By Swing Journal
Australian-born and New York-based Nicki Parrot is a double threat: She plays the bass fabulously, and has a singing voice that shares the relaxed sexiness of Julie London and the coquettishness of Blossom Dearie. Since she's moved to New York, she has performed and/or recorded with the late guitar legend Les Paul, and pianists Rachel Z and Rossano Sportiello, among many others.Her two earlier albums released by Venus Records (Moon River and Fly Me To The Moon were met with wild popularity and critical acclaim, both of them becoming Swing Journal Gold Disc and receiving two Jazz Disc Awards in a row.Nicki's eagerly awaited third album is a sultry and attractive tribute to Peggy Lee and Julie London. She is againg surrounded by a hugely talented cast that includes pianist John di Martino, tenor saxophonist Harry Allen and guitarist Paul Myers as well as her sister Lisa Parrott who plays baritone and soprano sax and bass clarinet.Highlights include the title track which displays Nicki's tremendous vocal talent, whimsical "Dark Eyes" where Nicki sings in unison with her own arco bass, and "Fever" where she substitutes the famous vocal-drum duet section by Peggy Lee with a duet with her own bass! The audiophile recording enhances the value of this wonderful CD, too. Very highly recommended!Produced by Tetsuo Hara and Todd Barkan. Recorded at Avatar Studio in New York on December 17-19, 2009. Engineered by Katherine Miller. Mixed and mastered by Tetsuo Hara / Venus Hyper Magnum Sound Direct Mix. Swing Journal Gold Disc.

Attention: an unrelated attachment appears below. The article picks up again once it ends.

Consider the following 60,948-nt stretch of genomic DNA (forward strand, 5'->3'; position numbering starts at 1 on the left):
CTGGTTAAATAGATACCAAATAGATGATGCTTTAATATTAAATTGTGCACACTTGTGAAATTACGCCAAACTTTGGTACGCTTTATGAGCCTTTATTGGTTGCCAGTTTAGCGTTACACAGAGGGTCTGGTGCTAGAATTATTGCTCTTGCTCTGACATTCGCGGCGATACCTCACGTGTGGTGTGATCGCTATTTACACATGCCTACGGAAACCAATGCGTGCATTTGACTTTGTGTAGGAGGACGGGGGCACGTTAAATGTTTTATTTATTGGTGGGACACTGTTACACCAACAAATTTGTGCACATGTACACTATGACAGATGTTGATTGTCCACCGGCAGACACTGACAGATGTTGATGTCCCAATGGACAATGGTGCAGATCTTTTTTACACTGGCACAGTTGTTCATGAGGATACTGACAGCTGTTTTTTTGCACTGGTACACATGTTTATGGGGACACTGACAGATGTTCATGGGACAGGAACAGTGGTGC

Seamus Blake Quintet
Live At Smalls
Seamus Blake, the Canadian-born tenor player, has been garnering an estimable reputation as a hard-edged modernist. He is a member of the award winning group The Bloomdaddies which he describes as “ a funky, alternative grunge jazz band”. For this live date he brings pianist David Kikoski, drummer Bill Stewart and guitarist Lage Lund, who is a real discovery and seems destined for guitar-hero status. The music is fresh and original with one standard “Stranger In Paradise” which gets treated in a sensitive, yet unconventional fashion. This is an exciting and original live project and one well worth listening to.
Vijay Iyer Trio
by Michael G. Nastos